A months-long truce forged between the left’s leading presidential candidates is fraying after a new report that Bernie Sanders told Elizabeth Warren that he did not believe a woman could beat Donald Trump in 2020.
During a private dinner in Washington at the end of 2018, Warren and Sanders agreed that they would avoid attacking one another in the ensuing battle for the party’s presidential nomination so as not to further divide the progressive movement.
At the meeting, Warren laid out her rationale for running: she could make a strong economic argument and would energize female voters. In response, according to a report by CNN on Monday, Sanders said he doubted a woman could be elected president.
In a statement, Sanders said it would be “ludicrous to believe” that he would have made such a comment and accused members of Warren’s staff, who weren’t present for the one-on-one conversation, of “lying about what happened”.
“What I did say that night was that Donald Trump is a sexist, a racist and a liar who would weaponize whatever he could,” he said.
“Do I believe a woman can win in 2020? Of course! After all, Hillary Clinton beat Donald Trump by 3m votes in 2016,” he added, referring to Clinton’s haul of the popular vote in contrast to the electoral college result.
The Warren campaign did not respond to a request for comment on Monday afternoon.
The CNN story is based on the accounts of four people, including “two people Warren spoke with directly soon after the encounter, and two people familiar with the meeting”.
Faiz Shakir, Sanders’ campaign manager, called on Warren to address the matter publicly.
“I know what she would say: that it is not true, that it is a lie,” Shakir told CNN.
The escalation comes at a pivotal moment ahead of the Iowa caucuses and just before Tuesday’s debate between the Democratic rivals, in Des Moines, where the candidates will almost certainly be asked to clarify their different interpretations of the meeting.
While tensions have been building for months between the campaigns and their supporters, the candidates had so far refused to go after each other directly. But in the final weeks before voting begins, Sanders has surged ahead in the early states as Warren has declined.
Now an emboldened Sanders is amplifying his attacks on his rivals, aggressively targeting Joe Biden for his past positions on the Iraq war and trade. Though different in style and substance, Sanders and Biden are vying for an overlapping base of voters in Iowa.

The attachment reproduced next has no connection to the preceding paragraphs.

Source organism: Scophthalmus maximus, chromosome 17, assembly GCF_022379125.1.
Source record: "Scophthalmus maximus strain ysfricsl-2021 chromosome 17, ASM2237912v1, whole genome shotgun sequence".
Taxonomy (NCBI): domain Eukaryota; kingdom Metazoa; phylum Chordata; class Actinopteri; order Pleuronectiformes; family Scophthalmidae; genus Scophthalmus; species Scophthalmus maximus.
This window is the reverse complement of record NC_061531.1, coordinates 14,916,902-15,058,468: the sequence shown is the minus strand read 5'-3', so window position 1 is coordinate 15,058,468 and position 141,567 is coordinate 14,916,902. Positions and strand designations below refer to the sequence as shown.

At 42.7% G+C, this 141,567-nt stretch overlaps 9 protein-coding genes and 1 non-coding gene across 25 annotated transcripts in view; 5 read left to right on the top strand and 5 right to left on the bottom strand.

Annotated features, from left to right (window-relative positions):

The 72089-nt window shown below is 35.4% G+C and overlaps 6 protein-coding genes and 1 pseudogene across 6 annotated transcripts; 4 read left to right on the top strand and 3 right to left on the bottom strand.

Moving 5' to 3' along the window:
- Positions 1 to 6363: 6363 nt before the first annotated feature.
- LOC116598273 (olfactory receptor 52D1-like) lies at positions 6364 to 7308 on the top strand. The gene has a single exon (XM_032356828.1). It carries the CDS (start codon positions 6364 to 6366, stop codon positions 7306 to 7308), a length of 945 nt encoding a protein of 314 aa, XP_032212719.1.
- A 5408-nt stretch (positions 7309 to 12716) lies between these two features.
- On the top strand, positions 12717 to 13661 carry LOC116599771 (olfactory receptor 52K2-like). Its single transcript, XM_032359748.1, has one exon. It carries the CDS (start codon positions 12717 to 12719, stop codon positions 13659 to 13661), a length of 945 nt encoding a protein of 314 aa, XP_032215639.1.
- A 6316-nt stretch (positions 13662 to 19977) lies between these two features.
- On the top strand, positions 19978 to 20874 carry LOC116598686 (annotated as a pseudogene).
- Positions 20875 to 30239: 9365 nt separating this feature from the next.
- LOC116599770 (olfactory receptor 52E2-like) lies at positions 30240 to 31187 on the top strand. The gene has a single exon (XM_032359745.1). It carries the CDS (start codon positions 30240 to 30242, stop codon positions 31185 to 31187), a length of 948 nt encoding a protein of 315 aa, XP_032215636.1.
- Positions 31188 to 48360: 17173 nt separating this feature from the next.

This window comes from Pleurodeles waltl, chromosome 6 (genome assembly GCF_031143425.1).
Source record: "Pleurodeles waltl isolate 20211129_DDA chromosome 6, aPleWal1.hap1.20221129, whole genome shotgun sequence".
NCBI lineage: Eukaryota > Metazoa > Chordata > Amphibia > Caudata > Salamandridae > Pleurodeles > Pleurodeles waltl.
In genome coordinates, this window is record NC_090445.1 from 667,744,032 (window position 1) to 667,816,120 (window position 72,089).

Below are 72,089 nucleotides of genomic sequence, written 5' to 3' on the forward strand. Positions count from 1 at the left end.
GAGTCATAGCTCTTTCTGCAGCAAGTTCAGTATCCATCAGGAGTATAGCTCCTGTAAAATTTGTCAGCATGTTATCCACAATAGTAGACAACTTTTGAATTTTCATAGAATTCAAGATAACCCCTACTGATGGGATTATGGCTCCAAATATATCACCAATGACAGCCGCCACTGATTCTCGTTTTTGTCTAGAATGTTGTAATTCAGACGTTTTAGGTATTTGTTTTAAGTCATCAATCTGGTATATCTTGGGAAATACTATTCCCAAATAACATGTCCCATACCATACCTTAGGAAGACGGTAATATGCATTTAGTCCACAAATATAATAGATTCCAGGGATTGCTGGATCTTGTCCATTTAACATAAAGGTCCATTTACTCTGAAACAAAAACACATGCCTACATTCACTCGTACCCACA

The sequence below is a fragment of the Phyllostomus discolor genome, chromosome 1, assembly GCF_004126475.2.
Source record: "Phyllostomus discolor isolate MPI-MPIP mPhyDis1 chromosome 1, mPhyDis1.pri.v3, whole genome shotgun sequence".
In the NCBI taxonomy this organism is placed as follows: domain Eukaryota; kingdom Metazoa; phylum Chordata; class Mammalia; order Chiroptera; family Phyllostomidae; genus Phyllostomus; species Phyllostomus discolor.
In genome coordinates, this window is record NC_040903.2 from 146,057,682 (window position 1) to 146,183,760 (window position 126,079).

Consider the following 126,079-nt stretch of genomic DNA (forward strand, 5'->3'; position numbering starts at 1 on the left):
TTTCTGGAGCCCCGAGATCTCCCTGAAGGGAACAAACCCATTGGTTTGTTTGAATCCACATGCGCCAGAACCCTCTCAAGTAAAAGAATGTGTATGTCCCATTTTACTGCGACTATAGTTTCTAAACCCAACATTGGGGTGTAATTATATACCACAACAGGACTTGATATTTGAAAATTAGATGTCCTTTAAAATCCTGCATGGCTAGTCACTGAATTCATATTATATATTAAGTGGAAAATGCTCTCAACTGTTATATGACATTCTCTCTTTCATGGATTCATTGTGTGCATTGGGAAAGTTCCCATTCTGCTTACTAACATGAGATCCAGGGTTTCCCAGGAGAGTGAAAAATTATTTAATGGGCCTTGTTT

But Sanders has also started to sharpen his contrasts with Warren, whose voters he would need to attract to win the Democratic nomination.
Over the weekend, Politico reported that Sanders’ campaign was instructing volunteers to tell voters wavering between the two progressive candidates that Warren’s popularity was limited to “highly educated, more affluent people who are going to show up and vote Democratic no matter what” and that she was “bringing no new bases into the Democratic party”.
Responding to the leaked script, Warren told reporters that she was “disappointed to hear that Bernie is sending his volunteers out to trash me”. In a fundraising email, her campaign asked supporters to respond if the “Bernie campaign’s description rang false to you, too”.
For his part, Sanders insisted he had “never said a negative word” about Warren, who he called a friend. He added both campaigns have hundreds of employees, who “sometimes say things that they shouldn’t.”
Sanders has long been skeptical of the Democratic party’s emphasis on “identity politics” but the issue has been particularly fraught in a field shaped by younger and more diverse candidates.
In the December debate, Sanders was asked to respond to Barack Obama’s comments that the world would be a better place if there were more female heads of state and that many problems are caused by “old men not getting out of the way”.
Sanders quipped that he was not only old but “white, too”. Then he joked that it might be “self-serving” but he disagreed with the former president.
“The issue is where power resides in America,” he said. “And it’s not white or black or male or female. We are living in a nation increasingly becoming an oligarchy. We have a handful of billionaires who spend hundreds of millions of dollars buying elections and politicians.”
What started as the most racially diverse and female primary field in history has shifted dramatically. On Tuesday, no candidates of color will be on the debate stage. All of the leading candidates are white, and only one is a woman.
The field’s dissipating diversity was underscored on Monday by the departure of Cory Booker, who is African American, just over a week after Julián Castro, the only Latino presidential candidate, ended his campaign.
Senator Amy Klobuchar, the only other female candidate who will be on the debate stage Tuesday night, has been increasingly vocal about the role of sexism and double standards in presidential politics.
Last month, she wondered aloud on the debate stage whether a female candidate with as little experience as Pete Buttigieg, the 37-year-old former mayor of South Bend, would have qualified.